As I mentioned in an article earlier this year, the Ku Klux Klan was first formed 150 years ago. It was mostly suppressed, however, during the first term of President Ulysses S. Grant as the Ku Klux Act of 1871 gave the President the power to impose heavy penalties against terrorist organizations and to use military force to suppress the KKK.
A novel and a movie
Over thirty years later, though, Thomas Dixon, a pastor from North Carolina, glorified the Klan’s activities during the first years of Reconstruction. His 1905 novel was titled The Clansman, and I found it quite fascinating when I read earlier this fall.
Dixon’s book largely about the mistreatment of Southern whites after the Civil War is skillfully written. By the time I finished it I momentarily felt like saying, “Thank God for the KKK!” Of course I knew better, and knew more than what was portrayed in a novel.
In the years following the publication of Dixon’s book, however, there were those who didn’t seem to know better. One such person was William Joseph Simmons, who became the founder of the second Ku Klux Klan.
Simmons (1880-1945) decided to rebuild the Klan in 1915 not long after he had seen it favorably depicted in the newly released film “The Birth of a Nation,” which was based on Dixon’s novel.
That over-three-hour silent movie was the first movie to be shown in the White House. Woodrow Wilson was the President in 1915, and he was a Southerner (born in Virginia) and perhaps more racist than any his predecessors all the way back to Andrew Johnson (from Tennessee).
When I watched “The Birth of a Nation” on my computer this fall, I was surprised to see that after the intermission, the second part begins with three screens showing statements by Wilson.
The movie is different from the novel in several ways—but it equally glorifies the Klan. And based on the inspiration gained from seeing D.W. Griffith’s blockbuster movie, Simmons recruited 34 men to become his first Knights of the KKK.
A fiery cross
On November 25, which was Thanksgiving Day in 1915, Simmons and 19 of his Knights marched up Stone Mountain (near Atlanta) and lit a cross on fire. That marked the rebirth of the Klan, which grew rapidly and peaked with over four million members in 1924.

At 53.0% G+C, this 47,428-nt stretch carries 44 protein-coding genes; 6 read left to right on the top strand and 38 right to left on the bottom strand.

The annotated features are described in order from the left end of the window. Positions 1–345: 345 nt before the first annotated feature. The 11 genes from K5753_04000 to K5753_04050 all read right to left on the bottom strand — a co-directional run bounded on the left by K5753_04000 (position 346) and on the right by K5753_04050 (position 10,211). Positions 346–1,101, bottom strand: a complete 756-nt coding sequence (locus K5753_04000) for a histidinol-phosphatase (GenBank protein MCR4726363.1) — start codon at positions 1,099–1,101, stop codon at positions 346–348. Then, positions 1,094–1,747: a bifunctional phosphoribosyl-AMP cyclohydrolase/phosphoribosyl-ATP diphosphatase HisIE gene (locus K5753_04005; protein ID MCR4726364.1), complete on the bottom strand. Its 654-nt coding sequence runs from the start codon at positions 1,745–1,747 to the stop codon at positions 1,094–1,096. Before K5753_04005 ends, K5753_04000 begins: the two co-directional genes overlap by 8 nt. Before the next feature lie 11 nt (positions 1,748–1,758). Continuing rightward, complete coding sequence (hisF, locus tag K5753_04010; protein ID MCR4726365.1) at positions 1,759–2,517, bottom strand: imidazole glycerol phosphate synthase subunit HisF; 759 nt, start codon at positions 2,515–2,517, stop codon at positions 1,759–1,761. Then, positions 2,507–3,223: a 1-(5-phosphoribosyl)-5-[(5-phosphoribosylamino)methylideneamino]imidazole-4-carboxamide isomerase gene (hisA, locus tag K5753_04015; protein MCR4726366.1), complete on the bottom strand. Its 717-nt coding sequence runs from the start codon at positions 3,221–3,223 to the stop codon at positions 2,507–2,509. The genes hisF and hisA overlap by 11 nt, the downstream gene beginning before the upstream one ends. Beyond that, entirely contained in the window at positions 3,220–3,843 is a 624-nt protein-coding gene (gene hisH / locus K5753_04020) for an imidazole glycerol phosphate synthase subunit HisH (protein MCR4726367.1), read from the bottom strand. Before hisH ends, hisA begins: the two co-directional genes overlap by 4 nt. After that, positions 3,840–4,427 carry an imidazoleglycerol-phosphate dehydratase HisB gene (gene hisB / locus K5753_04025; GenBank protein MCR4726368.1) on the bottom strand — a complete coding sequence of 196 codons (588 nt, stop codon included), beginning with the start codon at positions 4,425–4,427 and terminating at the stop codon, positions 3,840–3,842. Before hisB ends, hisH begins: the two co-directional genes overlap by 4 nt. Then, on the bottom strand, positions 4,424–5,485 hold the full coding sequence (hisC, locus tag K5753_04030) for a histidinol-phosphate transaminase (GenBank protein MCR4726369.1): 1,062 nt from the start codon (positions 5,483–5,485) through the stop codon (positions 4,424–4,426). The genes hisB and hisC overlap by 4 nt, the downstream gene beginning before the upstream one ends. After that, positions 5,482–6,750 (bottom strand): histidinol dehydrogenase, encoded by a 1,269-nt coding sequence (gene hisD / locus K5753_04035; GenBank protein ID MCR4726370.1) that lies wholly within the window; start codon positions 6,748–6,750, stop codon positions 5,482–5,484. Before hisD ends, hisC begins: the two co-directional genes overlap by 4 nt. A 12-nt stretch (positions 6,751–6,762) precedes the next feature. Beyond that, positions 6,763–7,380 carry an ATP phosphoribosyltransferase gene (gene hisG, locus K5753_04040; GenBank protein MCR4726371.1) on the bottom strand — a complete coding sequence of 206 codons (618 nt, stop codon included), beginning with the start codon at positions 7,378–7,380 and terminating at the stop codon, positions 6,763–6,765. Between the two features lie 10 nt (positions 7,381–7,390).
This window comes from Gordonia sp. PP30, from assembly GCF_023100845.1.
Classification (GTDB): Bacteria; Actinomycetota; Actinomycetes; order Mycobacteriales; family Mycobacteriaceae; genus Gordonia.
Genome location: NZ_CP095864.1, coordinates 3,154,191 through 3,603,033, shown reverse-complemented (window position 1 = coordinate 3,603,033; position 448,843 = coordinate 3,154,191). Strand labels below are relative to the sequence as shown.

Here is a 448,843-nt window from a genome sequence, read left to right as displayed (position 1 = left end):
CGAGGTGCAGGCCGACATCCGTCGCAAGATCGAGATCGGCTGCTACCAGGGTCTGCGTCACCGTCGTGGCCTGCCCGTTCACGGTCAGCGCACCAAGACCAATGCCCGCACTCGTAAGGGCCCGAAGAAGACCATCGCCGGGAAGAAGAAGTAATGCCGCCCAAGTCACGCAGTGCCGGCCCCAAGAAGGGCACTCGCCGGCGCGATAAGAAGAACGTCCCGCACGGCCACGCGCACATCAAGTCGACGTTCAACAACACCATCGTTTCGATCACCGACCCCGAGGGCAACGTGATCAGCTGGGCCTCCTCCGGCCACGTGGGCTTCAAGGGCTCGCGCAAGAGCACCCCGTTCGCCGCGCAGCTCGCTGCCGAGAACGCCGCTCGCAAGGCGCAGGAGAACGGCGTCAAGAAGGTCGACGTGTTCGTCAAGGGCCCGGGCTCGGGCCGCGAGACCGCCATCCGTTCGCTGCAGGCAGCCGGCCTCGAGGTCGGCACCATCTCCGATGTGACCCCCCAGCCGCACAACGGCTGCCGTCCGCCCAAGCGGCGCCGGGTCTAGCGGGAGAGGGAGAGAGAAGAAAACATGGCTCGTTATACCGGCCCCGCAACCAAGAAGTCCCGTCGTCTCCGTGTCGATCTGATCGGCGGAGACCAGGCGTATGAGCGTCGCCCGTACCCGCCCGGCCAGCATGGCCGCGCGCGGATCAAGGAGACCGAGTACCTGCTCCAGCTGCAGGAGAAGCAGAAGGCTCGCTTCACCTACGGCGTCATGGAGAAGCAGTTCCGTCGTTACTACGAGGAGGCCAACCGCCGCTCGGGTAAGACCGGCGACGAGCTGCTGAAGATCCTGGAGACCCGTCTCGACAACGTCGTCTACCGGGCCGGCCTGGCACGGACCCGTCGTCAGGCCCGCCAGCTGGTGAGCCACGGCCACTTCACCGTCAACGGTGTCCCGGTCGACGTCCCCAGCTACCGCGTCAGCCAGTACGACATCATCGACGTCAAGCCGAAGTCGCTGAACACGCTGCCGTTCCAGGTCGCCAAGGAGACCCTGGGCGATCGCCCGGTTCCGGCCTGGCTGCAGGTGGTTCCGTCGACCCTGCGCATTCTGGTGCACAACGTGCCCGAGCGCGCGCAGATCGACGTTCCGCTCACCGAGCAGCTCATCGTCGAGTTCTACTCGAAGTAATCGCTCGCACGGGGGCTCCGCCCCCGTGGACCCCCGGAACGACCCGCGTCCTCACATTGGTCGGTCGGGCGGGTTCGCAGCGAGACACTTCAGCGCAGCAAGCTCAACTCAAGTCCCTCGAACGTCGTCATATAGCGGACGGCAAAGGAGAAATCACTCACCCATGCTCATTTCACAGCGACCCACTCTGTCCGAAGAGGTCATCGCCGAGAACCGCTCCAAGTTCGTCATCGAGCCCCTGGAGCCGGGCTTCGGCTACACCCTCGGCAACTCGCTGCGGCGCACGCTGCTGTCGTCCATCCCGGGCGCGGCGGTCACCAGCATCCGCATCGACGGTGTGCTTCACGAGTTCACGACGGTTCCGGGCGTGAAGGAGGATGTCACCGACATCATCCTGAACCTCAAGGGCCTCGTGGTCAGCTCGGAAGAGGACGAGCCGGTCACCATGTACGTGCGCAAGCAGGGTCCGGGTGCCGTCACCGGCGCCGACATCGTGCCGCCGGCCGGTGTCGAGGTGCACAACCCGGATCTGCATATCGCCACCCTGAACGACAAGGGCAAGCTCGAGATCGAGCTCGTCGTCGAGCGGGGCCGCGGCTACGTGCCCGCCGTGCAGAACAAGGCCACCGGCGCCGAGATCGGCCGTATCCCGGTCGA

The reborn Klan was dedicated to keeping the country white and Protestant and to saving America from domestic and foreign threats—and one can’t help but wondering if the same kind of thinking is not behind you-know-who’s slogan “Make America Great Again.”
In his book The Fiery Cross: The Ku Klux Klan in America (1987), Wyn Craig Wade links the Klan to the religious fundamentalism of the 1920s—and to the Christian Right of the 1980s. Now in 2016 we see many evangelical Christians, perhaps inadvertently, linked to rejuvenation of the KKK—or at least of its main emphases.
And now . . .
It is no secret that the KKK and other white nationalist groups are ardent supporters of the President-elect’s and of his selection of Steve Bannon as his chief strategist.
Recently, Adam Jentleson, a spokesman for Senator Harry Reid, said: “It is easy to see why the KKK views Trump as their champion when Trump appoints one of the foremost peddlers of White Supremacist themes and rhetoric as his top aide.”
Admittedly, things may not turn out as bad as many fear—but they may also turn out a lot worse that many others think. It is troubling that 145 years after the first KKK was suppressed by the President, current Klan members are now cheering the President-elect.
Two more resource books worth noting:
Baker, Kelly J. Gospel According to the Klan: The KKK’s Appeal to Protestant America, 1915-1930 (2011)
Rawlings, William. The Second Coming of the Invisible Empire: The Ku Klux Klan of the 1920s (2016)